The first I heard of this weather event was when I was buying a new wetsuit about ten days before the storm hit. The lady behind the counter explained that however cold I felt in the water now, it was about to get a whole lot worse. She used words like “Siberian snowstorm”, “snowdrift” and “plunging temperatures”. I raised my eyebrows, but I didn’t really think too deeply about it…
Then came the MET Eireann warnings, which have been a bit Boy-Who-Cried-Wolf at times. Next, we had national strategies, curfews and actual breadlines. It was time to take things a little more seriously now. Once the Red Level Warning was issued that was it, we were on lockdown…
Growing up in Kilnamona, Milo was my closest neighbour and friend. We met when I moved to the countryside at the age of eight or nine. He lived less than a mile away. We met almost every day. He walked to my house, I walked to his, or we met at the crossroads nearby. We did what all kids in the countryside did and hopefully still do. We cycled down big hills, we built dens, we played hurling all day and we used fertilizer bags to slide down hills. As childhoods go, it was carefree, idyllic and fun-filled. However, it ended once we were tempted by the bright lights of the town, we started driving or got “too cool” for those games. We grew up and life got more serious. Bills to be paid, work to be done. I can’t remember the last time we just hung out and played. I suppose one day it just didn’t happen anymore.
With the whole country on lockdown, people snowed-in and no work to go to, there was only one thing for it. Call Milo! Over the few days Milo, his wife Clair and myself spent hours trying to fashion sleds out of anything we could lay our hands on (we eventually settled for the top of a bin), we watched whole series of television shows at night on Netflix and ate our body weight in treats.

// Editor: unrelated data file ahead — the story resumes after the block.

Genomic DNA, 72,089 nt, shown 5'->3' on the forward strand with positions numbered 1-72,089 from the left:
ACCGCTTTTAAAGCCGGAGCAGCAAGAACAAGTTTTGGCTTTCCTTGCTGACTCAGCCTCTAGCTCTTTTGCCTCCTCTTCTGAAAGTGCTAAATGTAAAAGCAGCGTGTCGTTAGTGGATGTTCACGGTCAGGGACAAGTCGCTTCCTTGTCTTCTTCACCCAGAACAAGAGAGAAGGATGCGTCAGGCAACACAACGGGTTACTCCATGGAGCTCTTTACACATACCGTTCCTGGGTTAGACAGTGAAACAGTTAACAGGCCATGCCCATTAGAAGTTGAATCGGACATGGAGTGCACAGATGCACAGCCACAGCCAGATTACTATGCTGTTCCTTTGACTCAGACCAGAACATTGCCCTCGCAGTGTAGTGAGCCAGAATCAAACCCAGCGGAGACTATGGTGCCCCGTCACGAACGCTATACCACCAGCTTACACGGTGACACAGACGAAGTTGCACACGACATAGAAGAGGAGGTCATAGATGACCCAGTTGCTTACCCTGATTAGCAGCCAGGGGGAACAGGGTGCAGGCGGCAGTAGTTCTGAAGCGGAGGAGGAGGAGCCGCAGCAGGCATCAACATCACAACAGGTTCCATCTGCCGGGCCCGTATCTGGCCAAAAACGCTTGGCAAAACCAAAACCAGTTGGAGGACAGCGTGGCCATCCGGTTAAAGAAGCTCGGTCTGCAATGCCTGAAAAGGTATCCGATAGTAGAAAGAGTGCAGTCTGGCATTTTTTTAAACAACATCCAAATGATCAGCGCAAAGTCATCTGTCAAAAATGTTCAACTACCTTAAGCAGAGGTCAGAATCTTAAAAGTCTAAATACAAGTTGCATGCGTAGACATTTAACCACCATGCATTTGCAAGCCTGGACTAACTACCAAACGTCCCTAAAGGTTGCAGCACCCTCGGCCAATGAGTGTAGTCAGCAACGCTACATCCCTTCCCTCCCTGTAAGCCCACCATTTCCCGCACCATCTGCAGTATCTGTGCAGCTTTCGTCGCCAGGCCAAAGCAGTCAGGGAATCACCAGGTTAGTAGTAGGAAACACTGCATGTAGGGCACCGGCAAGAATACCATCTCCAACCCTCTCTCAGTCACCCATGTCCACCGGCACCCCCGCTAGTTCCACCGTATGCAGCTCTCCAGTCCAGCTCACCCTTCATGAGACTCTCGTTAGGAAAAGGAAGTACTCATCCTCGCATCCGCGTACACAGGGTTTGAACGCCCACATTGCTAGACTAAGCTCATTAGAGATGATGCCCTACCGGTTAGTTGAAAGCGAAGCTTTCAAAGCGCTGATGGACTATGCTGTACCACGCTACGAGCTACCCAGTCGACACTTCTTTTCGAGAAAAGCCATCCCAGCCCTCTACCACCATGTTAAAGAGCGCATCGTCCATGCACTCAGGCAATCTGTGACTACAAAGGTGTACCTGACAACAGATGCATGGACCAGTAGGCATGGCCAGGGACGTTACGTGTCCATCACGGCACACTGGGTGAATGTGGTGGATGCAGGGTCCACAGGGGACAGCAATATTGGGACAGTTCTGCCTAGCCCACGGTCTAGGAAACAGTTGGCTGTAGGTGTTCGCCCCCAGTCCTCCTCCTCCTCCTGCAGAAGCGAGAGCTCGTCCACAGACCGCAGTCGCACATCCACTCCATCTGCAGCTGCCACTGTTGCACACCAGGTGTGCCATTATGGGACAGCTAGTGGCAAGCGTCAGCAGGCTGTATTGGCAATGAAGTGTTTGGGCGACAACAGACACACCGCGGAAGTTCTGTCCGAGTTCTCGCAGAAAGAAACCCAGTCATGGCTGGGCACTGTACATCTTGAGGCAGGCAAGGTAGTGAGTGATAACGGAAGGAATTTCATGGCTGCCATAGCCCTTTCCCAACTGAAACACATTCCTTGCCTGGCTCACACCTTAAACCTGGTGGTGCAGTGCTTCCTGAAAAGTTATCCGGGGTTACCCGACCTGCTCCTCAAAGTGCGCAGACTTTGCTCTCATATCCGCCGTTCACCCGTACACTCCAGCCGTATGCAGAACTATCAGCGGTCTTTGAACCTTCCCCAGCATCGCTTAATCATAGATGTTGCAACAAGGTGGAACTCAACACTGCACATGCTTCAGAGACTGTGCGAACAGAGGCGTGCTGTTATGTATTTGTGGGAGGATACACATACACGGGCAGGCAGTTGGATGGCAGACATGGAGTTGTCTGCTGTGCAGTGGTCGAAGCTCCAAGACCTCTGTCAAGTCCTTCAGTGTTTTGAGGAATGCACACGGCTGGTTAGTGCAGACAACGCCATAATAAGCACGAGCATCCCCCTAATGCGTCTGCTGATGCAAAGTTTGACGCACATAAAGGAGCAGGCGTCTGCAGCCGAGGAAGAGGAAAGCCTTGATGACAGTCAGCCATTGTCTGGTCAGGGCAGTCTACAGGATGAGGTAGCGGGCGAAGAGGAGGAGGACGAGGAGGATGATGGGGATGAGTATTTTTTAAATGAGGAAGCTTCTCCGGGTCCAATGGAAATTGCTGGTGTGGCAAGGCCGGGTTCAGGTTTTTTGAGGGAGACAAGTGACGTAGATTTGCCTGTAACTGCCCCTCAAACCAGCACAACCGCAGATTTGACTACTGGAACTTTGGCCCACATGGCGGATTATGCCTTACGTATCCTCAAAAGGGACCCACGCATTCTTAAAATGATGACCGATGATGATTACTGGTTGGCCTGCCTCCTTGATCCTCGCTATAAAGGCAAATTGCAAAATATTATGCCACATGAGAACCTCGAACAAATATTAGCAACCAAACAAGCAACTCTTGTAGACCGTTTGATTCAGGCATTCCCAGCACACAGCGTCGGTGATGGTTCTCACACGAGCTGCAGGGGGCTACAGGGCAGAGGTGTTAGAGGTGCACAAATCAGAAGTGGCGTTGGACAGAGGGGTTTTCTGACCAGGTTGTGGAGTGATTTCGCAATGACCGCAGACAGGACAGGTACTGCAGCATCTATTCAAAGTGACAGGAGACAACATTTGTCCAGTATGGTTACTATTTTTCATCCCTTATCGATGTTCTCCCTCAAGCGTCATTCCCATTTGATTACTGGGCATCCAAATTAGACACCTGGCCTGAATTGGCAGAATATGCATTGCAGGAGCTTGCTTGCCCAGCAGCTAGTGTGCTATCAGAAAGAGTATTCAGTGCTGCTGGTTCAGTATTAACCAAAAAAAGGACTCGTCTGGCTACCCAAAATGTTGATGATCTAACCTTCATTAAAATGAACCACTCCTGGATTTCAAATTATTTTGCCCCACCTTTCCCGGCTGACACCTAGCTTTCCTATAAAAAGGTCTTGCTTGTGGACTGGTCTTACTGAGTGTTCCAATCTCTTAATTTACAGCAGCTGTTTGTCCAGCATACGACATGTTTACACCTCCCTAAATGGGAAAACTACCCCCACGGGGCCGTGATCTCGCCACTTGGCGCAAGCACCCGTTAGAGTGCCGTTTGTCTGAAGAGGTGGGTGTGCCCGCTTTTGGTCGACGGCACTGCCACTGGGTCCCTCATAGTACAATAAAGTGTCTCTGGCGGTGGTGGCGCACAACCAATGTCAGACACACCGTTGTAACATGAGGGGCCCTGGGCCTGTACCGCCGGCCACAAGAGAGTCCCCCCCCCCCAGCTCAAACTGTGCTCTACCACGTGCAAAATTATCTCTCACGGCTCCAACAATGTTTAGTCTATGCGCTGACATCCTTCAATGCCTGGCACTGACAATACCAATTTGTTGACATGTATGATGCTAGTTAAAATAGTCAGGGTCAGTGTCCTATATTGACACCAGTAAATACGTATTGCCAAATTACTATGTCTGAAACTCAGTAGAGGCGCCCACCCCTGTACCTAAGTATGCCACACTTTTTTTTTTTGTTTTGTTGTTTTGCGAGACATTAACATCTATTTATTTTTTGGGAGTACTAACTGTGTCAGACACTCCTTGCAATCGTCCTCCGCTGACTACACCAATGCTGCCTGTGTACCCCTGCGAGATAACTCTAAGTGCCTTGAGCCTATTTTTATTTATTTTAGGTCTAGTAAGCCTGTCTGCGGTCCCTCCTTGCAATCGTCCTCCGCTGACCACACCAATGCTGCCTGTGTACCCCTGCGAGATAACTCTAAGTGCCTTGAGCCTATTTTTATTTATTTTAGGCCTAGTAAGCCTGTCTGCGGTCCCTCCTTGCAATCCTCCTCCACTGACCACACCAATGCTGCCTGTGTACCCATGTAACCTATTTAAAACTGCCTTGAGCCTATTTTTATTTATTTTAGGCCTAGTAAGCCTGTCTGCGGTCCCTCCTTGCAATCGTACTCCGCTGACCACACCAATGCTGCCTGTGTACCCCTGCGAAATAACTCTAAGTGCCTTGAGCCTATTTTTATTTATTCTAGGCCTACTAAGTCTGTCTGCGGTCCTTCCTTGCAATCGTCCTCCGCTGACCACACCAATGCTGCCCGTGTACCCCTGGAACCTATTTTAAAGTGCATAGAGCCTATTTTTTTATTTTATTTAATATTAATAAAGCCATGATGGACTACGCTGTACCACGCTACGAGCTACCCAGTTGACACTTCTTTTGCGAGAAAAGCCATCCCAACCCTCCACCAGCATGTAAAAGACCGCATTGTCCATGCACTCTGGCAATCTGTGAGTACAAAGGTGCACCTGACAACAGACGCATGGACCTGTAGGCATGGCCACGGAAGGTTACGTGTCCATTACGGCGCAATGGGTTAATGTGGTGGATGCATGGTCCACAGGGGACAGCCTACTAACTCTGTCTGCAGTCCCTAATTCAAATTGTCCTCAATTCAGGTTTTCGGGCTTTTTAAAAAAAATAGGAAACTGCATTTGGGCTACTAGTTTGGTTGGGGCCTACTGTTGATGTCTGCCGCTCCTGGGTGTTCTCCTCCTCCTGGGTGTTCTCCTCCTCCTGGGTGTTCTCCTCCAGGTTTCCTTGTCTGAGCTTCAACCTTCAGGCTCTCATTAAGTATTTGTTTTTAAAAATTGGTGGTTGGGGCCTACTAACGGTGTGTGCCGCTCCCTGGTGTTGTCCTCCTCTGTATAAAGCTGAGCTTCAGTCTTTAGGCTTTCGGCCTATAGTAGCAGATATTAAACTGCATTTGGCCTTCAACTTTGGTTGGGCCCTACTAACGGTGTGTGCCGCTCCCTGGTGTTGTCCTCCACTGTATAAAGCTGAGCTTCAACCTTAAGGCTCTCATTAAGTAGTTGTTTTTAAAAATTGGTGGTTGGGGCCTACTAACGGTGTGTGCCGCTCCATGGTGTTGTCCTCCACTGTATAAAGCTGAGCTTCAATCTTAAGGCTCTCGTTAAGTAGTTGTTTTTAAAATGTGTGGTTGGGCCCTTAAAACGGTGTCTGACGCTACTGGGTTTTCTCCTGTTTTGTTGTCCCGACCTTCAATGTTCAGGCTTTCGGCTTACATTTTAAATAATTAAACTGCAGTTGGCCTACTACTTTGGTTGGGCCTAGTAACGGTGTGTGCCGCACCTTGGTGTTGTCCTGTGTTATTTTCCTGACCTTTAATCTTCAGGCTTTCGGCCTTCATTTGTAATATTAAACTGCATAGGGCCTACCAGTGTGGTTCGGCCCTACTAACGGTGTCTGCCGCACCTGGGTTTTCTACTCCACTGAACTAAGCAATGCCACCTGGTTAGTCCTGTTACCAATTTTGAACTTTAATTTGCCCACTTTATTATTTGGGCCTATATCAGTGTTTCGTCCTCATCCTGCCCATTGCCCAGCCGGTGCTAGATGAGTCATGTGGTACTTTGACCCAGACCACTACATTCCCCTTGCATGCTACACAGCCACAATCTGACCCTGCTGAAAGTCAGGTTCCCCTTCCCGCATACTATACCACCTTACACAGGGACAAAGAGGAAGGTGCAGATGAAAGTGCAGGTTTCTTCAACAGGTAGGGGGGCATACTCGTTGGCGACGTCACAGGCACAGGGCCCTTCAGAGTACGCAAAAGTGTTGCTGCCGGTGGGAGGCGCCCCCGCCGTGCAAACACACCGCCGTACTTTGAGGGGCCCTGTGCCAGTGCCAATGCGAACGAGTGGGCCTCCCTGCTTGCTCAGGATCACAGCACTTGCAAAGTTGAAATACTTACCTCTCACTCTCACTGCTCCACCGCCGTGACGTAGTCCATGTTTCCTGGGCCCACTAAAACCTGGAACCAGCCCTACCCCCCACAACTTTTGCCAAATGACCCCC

A typical exchange:
Clair: “Anyone want an apple?”
Milo (eating another chocolate bar): “Sure what’s the point at this stage?”
Eventually, we got creative. Having been inspired by the igloos our friends had built and were sharing on Facebook and Instagram we decided that we had to beat them! Just to annoy them… We thought of building a loaf of bread in response to the national shortage, a giant snowman, a giant pyramid – maybe even just an igloo. But then a tongue-in-cheek snapchat from one of the girls who was enjoying the comforts of a pub set us on our way. “Sculpt this” she said. A Pint of Guinness. So simple. A Giant Pint of Guinness. Three hours of carrying load after load of snow to master sculptor Clair, hours of shaping, of standing back and laughing, of dusting with coal and of etching the iconic harp into the snow…three hours, the longest a pint of Guinness has ever taken. But it was worth it!
Meeting people since we’ve returned to normal everyone agrees that it was great to meet the neighbours and lift ourselves out of the hundrum of everyday life, great to have leadership able to make decisions quickly, great to have response crews willing to do the impossible, great to have lived through the Beast From The East. Most of all, it was great to be a child again. Now, I’ll always remember the last time I hung out and played with my childhood friend. I think that’s pretty special.
Thanks Clair. Thanks Milo. Let’s remember to check the oil. Regularly.
Enda (March 2018)
The West Awaits